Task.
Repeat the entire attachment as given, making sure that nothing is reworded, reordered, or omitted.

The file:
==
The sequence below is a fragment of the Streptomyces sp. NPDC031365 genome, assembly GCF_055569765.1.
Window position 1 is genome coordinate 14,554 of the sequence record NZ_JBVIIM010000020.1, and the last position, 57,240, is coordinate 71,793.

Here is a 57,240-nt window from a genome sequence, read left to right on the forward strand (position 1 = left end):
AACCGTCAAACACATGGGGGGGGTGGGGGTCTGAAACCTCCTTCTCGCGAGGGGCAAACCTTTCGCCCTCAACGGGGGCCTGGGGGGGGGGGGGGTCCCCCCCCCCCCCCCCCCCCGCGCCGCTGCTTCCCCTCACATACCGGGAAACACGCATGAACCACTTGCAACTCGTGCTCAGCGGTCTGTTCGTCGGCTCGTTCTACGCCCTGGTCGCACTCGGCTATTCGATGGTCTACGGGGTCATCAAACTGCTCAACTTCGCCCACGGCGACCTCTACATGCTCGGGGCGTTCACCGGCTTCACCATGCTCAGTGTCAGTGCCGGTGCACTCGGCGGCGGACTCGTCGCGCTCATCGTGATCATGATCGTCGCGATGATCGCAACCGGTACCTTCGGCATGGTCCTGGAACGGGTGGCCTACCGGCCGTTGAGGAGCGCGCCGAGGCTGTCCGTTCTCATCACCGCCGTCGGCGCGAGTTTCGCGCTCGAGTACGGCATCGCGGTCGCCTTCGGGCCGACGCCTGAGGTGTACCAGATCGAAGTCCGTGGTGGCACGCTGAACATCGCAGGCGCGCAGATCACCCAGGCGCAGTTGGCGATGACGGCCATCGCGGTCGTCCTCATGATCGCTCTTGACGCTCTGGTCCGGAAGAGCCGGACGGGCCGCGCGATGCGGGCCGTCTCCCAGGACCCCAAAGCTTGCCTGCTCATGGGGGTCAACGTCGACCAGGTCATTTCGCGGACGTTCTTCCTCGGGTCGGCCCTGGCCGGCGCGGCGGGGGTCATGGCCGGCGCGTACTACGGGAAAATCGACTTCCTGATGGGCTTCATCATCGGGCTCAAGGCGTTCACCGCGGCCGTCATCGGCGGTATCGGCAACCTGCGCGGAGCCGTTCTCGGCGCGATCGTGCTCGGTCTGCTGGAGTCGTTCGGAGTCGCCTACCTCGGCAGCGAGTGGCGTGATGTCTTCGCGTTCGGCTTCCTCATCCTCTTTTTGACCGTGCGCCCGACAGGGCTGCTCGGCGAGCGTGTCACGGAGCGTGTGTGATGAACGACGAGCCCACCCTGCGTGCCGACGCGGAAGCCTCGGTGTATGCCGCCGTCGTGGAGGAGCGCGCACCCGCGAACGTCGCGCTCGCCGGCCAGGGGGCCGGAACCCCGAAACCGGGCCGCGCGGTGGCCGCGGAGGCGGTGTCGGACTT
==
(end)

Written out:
The sequence below is a fragment of the Streptomyces sp. NPDC031365 genome, assembly GCF_055569765.1.
Window position 1 is genome coordinate 14,554 of the sequence record NZ_JBVIIM010000020.1, and the last position, 57,240, is coordinate 71,793.

Here is a 57,240-nt window from a genome sequence, read left to right on the forward strand (position 1 = left end):
AACCGTCAAACACATGGGGGGGGTGGGGGTCTGAAACCTCCTTCTCGCGAGGGGCAAACCTTTCGCCCTCAACGGGGGCCTGGGGGGGGGGGGGGTCCCCCCCCCCCCCCCCCCCCGCGCCGCTGCTTCCCCTCACATACCGGGAAACACGCATGAACCACTTGCAACTCGTGCTCAGCGGTCTGTTCGTCGGCTCGTTCTACGCCCTGGTCGCACTCGGCTATTCGATGGTCTACGGGGTCATCAAACTGCTCAACTTCGCCCACGGCGACCTCTACATGCTCGGGGCGTTCACCGGCTTCACCATGCTCAGTGTCAGTGCCGGTGCACTCGGCGGCGGACTCGTCGCGCTCATCGTGATCATGATCGTCGCGATGATCGCAACCGGTACCTTCGGCATGGTCCTGGAACGGGTGGCCTACCGGCCGTTGAGGAGCGCGCCGAGGCTGTCCGTTCTCATCACCGCCGTCGGCGCGAGTTTCGCGCTCGAGTACGGCATCGCGGTCGCCTTCGGGCCGACGCCTGAGGTGTACCAGATCGAAGTCCGTGGTGGCACGCTGAACATCGCAGGCGCGCAGATCACCCAGGCGCAGTTGGCGATGACGGCCATCGCGGTCGTCCTCATGATCGCTCTTGACGCTCTGGTCCGGAAGAGCCGGACGGGCCGCGCGATGCGGGCCGTCTCCCAGGACCCCAAAGCTTGCCTGCTCATGGGGGTCAACGTCGACCAGGTCATTTCGCGGACGTTCTTCCTCGGGTCGGCCCTGGCCGGCGCGGCGGGGGTCATGGCCGGCGCGTACTACGGGAAAATCGACTTCCTGATGGGCTTCATCATCGGGCTCAAGGCGTTCACCGCGGCCGTCATCGGCGGTATCGGCAACCTGCGCGGAGCCGTTCTCGGCGCGATCGTGCTCGGTCTGCTGGAGTCGTTCGGAGTCGCCTACCTCGGCAGCGAGTGGCGTGATGTCTTCGCGTTCGGCTTCCTCATCCTCTTTTTGACCGTGCGCCCGACAGGGCTGCTCGGCGAGCGTGTCACGGAGCGTGTGTGATGAACGACGAGCCCACCCTGCGTGCCGACGCGGAAGCCTCGGTGTATGCCGCCGTCGTGGAGGAGCGCGCACCCGCGAACGTCGCGCTCGCCGGCCAGGGGGCCGGAACCCCGAAACCGGGCCGCGCGGTGGCCGCGGAGGCGGTGTCGGACTT